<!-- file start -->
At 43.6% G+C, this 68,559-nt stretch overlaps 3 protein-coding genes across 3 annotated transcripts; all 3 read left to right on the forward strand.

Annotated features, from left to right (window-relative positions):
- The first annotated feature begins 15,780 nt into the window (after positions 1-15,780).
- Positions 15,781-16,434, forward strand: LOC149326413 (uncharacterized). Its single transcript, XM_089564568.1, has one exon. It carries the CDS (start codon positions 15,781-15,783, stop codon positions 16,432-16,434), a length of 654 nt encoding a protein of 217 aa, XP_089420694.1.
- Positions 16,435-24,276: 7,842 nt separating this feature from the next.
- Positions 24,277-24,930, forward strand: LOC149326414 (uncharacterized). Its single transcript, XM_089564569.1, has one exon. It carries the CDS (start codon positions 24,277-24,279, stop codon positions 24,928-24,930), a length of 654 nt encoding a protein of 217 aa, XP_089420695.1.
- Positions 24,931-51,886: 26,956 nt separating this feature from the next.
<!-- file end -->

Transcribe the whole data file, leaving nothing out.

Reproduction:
At 43.6% G+C, this 68,559-nt stretch overlaps 3 protein-coding genes across 3 annotated transcripts; all 3 read left to right on the forward strand.

Annotated features, from left to right (window-relative positions):
- The first annotated feature begins 15,780 nt into the window (after positions 1-15,780).
- Positions 15,781-16,434, forward strand: LOC149326413 (uncharacterized). Its single transcript, XM_089564568.1, has one exon. It carries the CDS (start codon positions 15,781-15,783, stop codon positions 16,432-16,434), a length of 654 nt encoding a protein of 217 aa, XP_089420694.1.
- Positions 16,435-24,276: 7,842 nt separating this feature from the next.
- Positions 24,277-24,930, forward strand: LOC149326414 (uncharacterized). Its single transcript, XM_089564569.1, has one exon. It carries the CDS (start codon positions 24,277-24,279, stop codon positions 24,928-24,930), a length of 654 nt encoding a protein of 217 aa, XP_089420695.1.
- Positions 24,931-51,886: 26,956 nt separating this feature from the next.